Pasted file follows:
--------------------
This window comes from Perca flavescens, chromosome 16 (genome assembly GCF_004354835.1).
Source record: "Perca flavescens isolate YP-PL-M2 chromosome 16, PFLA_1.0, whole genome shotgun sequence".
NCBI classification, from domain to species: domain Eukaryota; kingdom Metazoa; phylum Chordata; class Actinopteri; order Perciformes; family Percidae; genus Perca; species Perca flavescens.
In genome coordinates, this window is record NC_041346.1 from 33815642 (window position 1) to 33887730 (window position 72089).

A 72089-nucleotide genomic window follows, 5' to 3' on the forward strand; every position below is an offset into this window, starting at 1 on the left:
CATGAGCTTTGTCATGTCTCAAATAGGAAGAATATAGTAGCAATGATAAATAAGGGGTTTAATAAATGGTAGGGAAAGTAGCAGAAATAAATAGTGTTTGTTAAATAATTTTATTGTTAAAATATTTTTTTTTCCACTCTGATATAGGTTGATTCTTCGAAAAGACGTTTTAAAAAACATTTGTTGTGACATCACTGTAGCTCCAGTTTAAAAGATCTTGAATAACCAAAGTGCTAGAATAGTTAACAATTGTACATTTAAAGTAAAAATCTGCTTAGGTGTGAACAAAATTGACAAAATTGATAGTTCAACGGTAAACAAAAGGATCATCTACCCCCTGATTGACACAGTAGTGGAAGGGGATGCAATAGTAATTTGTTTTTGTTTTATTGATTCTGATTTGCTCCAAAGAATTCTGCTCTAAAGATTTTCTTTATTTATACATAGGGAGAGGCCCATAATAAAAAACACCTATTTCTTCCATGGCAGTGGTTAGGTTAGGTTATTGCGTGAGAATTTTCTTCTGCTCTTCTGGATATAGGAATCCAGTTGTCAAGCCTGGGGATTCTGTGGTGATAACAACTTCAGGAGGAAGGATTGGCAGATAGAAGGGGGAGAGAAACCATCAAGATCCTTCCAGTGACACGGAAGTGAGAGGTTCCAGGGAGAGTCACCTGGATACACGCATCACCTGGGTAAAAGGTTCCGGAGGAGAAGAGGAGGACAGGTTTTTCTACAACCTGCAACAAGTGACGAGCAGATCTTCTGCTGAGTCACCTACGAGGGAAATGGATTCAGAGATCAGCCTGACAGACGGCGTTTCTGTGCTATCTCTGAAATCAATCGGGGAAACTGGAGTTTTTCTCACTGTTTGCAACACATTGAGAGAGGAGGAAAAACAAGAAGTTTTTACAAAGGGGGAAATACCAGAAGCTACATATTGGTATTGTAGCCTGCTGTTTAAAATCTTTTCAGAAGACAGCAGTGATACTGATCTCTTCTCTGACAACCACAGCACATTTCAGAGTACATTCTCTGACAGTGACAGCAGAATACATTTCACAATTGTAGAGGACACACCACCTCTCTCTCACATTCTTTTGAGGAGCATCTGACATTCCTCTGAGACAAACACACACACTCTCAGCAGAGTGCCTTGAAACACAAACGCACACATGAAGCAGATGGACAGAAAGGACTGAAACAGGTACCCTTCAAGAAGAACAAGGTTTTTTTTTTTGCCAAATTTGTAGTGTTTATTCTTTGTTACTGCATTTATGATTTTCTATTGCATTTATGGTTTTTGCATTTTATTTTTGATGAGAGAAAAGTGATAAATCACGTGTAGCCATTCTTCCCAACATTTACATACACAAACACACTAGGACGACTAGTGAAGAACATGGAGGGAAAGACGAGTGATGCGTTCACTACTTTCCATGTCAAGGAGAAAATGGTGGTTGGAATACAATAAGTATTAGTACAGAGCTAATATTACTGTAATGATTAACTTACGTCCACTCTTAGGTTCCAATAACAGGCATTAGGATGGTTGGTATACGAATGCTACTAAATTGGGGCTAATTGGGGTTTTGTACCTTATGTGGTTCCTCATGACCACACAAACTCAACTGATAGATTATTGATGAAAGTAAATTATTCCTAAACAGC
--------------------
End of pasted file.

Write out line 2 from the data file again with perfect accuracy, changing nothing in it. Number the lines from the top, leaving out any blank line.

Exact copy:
Source record: "Perca flavescens isolate YP-PL-M2 chromosome 16, PFLA_1.0, whole genome shotgun sequence".